Most people say the worst part of getting a divorce is dividing assets and debts. Because of heightened emotions and hurt feelings, most people are typically worried about how much their spouse will get and whether they are getting a fair deal or not.
But for people with unique assets, like inheritance money, concern can go beyond how much their spouse will get, changing into concern over whether their spouse will have a claim to those assets at all.
For individuals who have received a considerably large inheritance from a family member of loved one and are now facing divorce, the prospect of turning it over to be divided equitably is enough to make their stomach turn. But does a spouse have claim to an inheritance in divorce? Let’s take a look.
Inheritance before marriage
If an inheritance was received before the marriage began, it will most likely be considered separate property and is unlikely to get divided equitably between you and your spouse. There are exceptions to this rule, though.
If you comingle your inheritance with marital funds or use the inheritance to buy marital property, then it could lose its separate status, meaning it could qualify as marital property that is then subject to equitable distribution rules.
Inheritance after marriage
Even though most assets received during marriage are considered marital property, an inheritance received after marriage may still be considered separate property depending on the circumstances. An example would be if the decedent left the inheritance to you in their will without naming your spouse as an additional recipient.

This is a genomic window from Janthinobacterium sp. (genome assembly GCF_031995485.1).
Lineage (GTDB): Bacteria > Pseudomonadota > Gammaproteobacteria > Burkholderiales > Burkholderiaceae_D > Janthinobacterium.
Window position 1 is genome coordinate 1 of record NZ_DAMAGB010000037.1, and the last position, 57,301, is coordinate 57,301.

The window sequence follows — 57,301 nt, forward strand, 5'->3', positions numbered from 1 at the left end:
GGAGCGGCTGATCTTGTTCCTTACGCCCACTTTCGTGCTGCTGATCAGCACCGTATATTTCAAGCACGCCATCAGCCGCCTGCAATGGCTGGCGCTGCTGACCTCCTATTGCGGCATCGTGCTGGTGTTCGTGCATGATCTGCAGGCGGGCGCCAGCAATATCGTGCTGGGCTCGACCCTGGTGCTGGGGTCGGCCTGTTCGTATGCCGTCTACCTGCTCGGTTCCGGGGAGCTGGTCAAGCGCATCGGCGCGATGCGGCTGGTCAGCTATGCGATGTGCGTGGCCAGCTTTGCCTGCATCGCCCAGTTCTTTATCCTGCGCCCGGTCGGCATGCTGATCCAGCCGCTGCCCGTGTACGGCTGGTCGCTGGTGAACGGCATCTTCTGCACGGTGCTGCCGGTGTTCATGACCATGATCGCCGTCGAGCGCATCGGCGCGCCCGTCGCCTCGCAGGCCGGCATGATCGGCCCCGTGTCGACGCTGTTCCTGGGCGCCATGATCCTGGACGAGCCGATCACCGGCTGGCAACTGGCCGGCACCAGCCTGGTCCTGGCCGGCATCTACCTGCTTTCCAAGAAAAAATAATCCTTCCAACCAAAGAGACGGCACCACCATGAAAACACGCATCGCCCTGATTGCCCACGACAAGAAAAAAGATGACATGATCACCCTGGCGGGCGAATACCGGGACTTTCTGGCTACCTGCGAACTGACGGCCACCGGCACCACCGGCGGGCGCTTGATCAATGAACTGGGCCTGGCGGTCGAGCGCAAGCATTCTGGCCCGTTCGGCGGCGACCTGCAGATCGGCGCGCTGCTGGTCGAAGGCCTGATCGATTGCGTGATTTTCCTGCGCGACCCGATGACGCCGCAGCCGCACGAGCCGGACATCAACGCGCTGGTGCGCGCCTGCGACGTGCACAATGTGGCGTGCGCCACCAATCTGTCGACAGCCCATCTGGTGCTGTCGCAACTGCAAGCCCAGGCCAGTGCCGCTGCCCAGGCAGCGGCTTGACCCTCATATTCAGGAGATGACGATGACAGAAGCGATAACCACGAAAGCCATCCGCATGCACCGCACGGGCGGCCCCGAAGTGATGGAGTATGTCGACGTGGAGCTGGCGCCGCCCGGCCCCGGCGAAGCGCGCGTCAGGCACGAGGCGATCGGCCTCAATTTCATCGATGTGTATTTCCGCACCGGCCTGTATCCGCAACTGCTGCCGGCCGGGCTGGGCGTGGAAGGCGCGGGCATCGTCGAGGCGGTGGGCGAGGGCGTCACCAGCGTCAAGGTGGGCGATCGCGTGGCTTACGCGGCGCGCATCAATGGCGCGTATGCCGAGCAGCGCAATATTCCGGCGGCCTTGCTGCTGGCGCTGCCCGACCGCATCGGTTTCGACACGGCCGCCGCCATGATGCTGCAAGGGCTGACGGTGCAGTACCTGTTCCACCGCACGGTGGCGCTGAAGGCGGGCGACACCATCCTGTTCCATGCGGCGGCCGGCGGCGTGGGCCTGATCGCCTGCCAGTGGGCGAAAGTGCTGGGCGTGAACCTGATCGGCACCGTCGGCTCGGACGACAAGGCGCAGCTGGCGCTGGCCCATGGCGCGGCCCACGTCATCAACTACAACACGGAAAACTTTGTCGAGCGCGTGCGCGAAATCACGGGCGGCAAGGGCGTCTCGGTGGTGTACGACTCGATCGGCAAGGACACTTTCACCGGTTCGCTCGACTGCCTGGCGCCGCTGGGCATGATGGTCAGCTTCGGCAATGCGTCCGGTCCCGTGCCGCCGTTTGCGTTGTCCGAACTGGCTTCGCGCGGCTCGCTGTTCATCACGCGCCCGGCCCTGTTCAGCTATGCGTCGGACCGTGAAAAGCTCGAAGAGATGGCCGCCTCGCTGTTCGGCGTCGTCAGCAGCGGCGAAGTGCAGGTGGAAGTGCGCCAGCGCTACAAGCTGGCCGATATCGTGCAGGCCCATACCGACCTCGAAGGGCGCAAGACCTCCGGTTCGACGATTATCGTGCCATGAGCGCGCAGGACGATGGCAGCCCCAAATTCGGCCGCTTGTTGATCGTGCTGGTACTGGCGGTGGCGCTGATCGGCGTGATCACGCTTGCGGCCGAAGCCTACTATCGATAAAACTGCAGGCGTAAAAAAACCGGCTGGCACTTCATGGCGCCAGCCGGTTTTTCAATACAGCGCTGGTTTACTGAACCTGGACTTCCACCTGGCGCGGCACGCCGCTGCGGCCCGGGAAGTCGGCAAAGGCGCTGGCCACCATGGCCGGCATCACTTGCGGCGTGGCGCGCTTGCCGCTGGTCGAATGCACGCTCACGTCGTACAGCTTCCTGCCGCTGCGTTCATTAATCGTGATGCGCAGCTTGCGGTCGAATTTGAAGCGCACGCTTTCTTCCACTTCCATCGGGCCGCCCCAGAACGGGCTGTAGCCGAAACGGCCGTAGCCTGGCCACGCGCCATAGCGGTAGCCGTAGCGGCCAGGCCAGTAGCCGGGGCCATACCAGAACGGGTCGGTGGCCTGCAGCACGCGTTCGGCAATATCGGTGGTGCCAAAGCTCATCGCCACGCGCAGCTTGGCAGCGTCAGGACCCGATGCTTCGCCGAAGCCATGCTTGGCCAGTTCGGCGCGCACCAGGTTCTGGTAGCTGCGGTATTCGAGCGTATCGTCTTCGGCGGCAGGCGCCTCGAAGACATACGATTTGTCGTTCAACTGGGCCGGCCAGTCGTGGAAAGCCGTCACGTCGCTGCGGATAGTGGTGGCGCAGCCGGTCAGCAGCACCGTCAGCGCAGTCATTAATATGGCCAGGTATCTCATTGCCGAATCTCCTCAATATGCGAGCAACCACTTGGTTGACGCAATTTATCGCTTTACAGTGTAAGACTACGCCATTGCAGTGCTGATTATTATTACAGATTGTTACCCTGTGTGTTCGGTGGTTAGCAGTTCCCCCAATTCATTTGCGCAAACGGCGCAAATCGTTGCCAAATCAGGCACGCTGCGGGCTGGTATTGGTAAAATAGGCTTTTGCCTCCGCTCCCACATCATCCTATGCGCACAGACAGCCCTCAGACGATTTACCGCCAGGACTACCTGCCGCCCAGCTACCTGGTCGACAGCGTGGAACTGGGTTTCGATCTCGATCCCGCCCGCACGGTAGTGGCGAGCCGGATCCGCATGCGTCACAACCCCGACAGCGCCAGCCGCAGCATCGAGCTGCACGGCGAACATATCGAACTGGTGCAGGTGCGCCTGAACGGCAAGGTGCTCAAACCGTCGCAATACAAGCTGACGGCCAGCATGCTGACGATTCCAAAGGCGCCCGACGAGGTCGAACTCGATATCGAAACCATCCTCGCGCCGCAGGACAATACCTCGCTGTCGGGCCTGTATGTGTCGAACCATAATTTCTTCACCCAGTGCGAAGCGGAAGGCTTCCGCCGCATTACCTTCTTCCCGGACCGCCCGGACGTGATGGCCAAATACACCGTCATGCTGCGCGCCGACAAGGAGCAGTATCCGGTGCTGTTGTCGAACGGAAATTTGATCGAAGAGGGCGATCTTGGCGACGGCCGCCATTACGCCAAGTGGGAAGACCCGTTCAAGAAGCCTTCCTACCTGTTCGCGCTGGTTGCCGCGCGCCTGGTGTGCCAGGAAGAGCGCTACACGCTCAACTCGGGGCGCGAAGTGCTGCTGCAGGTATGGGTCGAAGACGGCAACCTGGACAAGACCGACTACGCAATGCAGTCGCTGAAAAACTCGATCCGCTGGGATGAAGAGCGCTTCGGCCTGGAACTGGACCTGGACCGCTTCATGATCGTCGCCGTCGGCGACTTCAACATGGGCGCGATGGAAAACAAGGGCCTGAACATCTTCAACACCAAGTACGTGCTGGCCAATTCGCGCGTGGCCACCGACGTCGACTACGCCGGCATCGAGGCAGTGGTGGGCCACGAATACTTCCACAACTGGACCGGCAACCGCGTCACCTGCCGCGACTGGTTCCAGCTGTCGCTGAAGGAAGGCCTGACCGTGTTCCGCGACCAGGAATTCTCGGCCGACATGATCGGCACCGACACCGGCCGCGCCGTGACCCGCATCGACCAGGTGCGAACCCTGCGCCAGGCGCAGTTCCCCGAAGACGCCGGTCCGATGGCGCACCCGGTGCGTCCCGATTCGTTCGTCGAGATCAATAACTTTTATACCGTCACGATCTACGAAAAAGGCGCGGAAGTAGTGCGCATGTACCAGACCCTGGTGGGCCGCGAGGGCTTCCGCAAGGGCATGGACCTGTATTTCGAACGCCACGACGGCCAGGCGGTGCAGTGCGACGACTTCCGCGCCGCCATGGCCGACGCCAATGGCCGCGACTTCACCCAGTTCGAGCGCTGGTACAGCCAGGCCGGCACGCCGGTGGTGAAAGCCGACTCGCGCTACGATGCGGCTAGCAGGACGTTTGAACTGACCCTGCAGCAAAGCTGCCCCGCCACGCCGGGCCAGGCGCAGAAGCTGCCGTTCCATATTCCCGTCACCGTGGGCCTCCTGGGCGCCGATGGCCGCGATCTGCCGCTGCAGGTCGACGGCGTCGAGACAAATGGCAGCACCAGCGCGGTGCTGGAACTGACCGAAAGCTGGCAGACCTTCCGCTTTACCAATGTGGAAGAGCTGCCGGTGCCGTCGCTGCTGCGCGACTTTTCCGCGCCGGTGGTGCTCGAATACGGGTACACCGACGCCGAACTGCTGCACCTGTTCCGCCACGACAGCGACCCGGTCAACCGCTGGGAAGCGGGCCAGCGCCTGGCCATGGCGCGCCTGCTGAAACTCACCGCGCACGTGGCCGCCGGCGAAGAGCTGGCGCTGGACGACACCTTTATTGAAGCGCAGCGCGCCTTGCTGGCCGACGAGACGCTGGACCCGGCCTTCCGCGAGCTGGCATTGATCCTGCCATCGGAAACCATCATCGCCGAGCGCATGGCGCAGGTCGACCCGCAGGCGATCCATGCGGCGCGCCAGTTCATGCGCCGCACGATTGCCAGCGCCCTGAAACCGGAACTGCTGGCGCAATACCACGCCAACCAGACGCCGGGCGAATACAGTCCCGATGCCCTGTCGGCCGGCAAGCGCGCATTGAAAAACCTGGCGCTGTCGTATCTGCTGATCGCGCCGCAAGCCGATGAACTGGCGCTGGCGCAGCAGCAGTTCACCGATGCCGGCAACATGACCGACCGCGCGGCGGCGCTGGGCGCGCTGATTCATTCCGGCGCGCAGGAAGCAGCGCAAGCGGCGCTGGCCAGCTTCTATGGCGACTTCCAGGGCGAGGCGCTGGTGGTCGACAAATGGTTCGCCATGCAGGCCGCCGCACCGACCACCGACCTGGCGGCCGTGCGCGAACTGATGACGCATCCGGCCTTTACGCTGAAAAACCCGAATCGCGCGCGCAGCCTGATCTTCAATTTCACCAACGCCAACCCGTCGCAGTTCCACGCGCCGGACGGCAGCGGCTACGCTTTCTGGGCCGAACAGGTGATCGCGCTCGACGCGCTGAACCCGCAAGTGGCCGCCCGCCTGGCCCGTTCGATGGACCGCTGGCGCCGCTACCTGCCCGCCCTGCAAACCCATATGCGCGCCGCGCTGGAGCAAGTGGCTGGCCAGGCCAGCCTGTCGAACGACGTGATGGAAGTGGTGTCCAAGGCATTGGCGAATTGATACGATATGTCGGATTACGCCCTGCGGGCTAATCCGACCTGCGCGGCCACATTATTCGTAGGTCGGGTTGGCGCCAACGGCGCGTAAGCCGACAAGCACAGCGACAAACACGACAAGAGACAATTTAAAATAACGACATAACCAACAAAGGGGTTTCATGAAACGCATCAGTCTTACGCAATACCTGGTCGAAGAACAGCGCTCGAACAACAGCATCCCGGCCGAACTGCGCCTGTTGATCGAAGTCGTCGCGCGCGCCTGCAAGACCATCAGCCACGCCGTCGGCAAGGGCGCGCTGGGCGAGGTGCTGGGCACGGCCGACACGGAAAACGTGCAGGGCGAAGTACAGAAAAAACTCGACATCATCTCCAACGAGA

Of course, if you comingle your inheritance with marital assets, its status may change from separate to marital, causing it to be subject to division during divorce proceedings.
Getting legal help
As a FindLaw article on the subject of inheritance and divorce illustrates, how you handle and use an inheritance during the course of marriage has a major impact on its status during property division. It’s best to have an experienced family law attorney review your specific situation because they can not only explain what will most likely happen to your inheritance during divorce proceedings, the can help you through the process as well.